Born in Jersey City in 1951, I moved to Mountain Lakes, where my mother grew up and her parents still lived, when I was two years old. Sheltered from historical change in “Leave it to Beaver” land, I hardly noticed the turmoil and transformations going on in the nation. I didn’t notice the historic Brown v. Board of Education ruling when I was three, of course, or the historic stand of Rosa Parks on the Montgomery bus when I was four, or the brave young girl at Little Rock Central High School when I was six. You’d think by the time I was nine, I would have heard about the sit-ins at the Woolworth’s lunch counter in Greensboro, South Carolina, but I don’t remember it. We didn’t get a television until relatively late, and my father allowed my brother and me to watch only one hour a week, so I didn’t watch history being made on the news.

The election of John F. Kennedy made a strong impression on me in the fourth grade, because the school staged a mock election to teach us about the democratic process. One by one we gravely marched to the front of the auditorium to cast our ballots, all eyes upon us. I don’t know what I learned about democracy, but the school election taught me a lot about the social and political makeup of Mountain Lakes. Out of hundreds of students, only two of us cast our votes for JFK. Everyone knew who we were—me and Hallie Blake—and it didn’t make us very popular. I don’t suppose I had strong political convictions in the fourth grade, though I was proud and defiant about my support of Kennedy. While I imagine I must have been following my parents’ lead, I don’t remember discussions of politics at home. I don’t remember Mahalia Jackson singing at Kennedy’s inaugural ball in 1961, something my father undoubtedly took note of. “And so, my fellow Americans: ask not what your country can do for you—ask what you can do for your country,” Kennedy declaimed to the nation in his inaugural address. Mahalia Jackson did more for her country than most.

She appeared at rally after rally in support of the Rev. Dr. Martin Luther King, Jr., and at his express request sang the spiritual “I’ve Been ‘Buked, and I’ve Been Scorned” at the famous March on Washington in 1963. “Tell them about the dream, Martin!” she called out, a cry that inspired his improvised peroration, the most famous speech in twentieth-century history. I’ve heard it so many times now, that I can’t remember whether I actually heard the speech in 1963. Like everyone in the nation, my family was glued to the TV later that year when Kennedy was assassinated, a newsreel we watched over and over, straining to fathom what had happened. Grave with the importance of the moment, I started a diary the day Kennedy was shot, recording the event. There were no more entries in the journal. It was as if history stopped there.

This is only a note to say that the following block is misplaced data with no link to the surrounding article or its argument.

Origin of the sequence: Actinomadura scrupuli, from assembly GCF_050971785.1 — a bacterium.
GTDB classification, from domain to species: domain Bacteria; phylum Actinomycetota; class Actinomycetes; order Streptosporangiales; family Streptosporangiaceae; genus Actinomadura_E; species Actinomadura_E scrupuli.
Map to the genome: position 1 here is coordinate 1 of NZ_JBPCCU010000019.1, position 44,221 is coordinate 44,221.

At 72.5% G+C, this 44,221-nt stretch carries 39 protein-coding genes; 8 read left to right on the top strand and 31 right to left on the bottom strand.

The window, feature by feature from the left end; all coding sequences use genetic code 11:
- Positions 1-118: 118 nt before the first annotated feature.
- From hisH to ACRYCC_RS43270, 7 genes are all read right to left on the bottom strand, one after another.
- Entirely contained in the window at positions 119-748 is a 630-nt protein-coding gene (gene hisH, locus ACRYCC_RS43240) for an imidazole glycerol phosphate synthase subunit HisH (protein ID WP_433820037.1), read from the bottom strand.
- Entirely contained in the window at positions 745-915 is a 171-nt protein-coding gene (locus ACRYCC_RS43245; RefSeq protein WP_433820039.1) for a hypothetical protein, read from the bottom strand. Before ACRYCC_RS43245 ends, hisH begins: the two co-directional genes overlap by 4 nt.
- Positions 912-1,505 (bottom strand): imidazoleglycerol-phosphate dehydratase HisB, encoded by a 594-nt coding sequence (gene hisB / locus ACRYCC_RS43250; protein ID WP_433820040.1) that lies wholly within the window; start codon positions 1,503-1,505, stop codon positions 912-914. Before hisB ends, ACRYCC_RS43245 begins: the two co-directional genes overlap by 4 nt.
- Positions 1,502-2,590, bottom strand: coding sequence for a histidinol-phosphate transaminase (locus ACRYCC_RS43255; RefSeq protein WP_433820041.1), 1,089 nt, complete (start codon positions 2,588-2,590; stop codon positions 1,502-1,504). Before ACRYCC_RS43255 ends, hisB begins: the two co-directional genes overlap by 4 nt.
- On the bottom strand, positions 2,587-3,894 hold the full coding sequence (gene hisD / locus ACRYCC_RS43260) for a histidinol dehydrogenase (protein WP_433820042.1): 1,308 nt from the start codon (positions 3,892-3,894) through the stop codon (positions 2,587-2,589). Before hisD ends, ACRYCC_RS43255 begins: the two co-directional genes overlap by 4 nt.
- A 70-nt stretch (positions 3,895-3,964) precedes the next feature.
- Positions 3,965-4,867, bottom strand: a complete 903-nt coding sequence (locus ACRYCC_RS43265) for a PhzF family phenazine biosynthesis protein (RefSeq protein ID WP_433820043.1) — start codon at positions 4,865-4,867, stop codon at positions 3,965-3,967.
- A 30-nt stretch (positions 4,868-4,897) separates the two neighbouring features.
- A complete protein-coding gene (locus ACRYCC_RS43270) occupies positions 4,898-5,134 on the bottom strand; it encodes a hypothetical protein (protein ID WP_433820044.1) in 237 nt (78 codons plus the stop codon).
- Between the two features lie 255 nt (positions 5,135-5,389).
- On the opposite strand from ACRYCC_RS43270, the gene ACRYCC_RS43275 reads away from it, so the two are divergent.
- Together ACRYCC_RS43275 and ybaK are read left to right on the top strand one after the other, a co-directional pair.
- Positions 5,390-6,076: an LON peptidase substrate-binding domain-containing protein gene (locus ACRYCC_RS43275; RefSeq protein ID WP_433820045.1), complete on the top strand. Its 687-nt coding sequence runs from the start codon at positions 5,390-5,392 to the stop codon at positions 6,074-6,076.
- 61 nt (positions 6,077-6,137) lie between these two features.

When King was assassinated in April 1968, I was a junior in high school. I don’t remember watching the funeral on television, or listening to Robert Kennedy’s eulogy, or hearing Mahalia Jackson sing “Take My Hand, Precious Lord,” though I’d heard her sing it often enough on Sundays at home, and had always been stirred by the quiet dignity and beauty of the hymn:

Precious Lord, take my hand.
Lead me on, let me stand.
I am tired, I am weak, I am worn.
Through the storm, through the night
Lead me on to the light.
Take my hand precious Lord, lead me home.

That year I had a new, radical Sociology teacher at Mountain Lakes High School, fresh out of college—Mrs. Cox, a pale skinned young woman with blonde hair so pale it was almost white. In her classroom we read Manchild in the Promised Land, Claude Brown’s autobiographical account of growing up in Harlem, and John Howard Griffin’s Black Like Me, about a white journalist who dyed his skin black to experience racial discrimination first hand. I remember reading The Autobiography of Malcolm X as well, but it seems unlikely that the Mountain Lakes Board of Education countenanced that as part of our school curriculum. History was intruding even on Mountain Lakes, and rioting across the nation was uncomfortably close, as Paterson and Newark erupted in violence. By the time I got to college, Blacks had become Afro-Americans, Black Power was sweeping the campuses, and the image of Angela Davis, flaunting a huge afro, fist raised proudly in the air, was soon to become iconic.